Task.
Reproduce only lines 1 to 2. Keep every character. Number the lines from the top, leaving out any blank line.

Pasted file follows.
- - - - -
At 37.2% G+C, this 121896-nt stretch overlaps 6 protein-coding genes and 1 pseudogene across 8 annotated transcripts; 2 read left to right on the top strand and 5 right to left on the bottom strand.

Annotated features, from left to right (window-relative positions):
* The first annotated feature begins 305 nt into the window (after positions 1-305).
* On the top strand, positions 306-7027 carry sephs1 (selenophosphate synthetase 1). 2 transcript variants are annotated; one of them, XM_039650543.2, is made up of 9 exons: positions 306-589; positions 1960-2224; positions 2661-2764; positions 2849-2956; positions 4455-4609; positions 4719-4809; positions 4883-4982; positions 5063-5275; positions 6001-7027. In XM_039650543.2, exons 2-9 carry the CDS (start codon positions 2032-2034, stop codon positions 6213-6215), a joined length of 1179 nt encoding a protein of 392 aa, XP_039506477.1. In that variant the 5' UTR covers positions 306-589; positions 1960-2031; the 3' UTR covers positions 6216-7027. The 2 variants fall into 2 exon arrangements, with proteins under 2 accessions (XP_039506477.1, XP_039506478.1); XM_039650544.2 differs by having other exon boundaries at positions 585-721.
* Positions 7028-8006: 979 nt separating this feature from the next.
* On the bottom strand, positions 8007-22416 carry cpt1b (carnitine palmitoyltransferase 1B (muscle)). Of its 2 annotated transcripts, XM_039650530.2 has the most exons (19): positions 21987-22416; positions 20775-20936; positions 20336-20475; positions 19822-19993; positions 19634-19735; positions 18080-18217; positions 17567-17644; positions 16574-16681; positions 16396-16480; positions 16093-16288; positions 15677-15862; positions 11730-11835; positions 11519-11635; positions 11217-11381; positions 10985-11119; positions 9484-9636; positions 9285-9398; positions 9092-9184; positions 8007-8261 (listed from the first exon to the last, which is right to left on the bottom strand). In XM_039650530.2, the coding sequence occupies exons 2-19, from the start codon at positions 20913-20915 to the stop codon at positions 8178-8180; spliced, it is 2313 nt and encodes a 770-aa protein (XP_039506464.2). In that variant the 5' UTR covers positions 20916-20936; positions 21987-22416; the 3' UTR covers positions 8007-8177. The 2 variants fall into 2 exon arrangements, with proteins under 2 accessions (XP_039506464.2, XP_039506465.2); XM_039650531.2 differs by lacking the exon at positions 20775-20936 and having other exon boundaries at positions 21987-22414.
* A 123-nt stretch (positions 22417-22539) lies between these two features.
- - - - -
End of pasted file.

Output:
At 37.2% G+C, this 121896-nt stretch overlaps 6 protein-coding genes and 1 pseudogene across 8 annotated transcripts; 2 read left to right on the top strand and 5 right to left on the bottom strand.

Annotated features, from left to right (window-relative positions):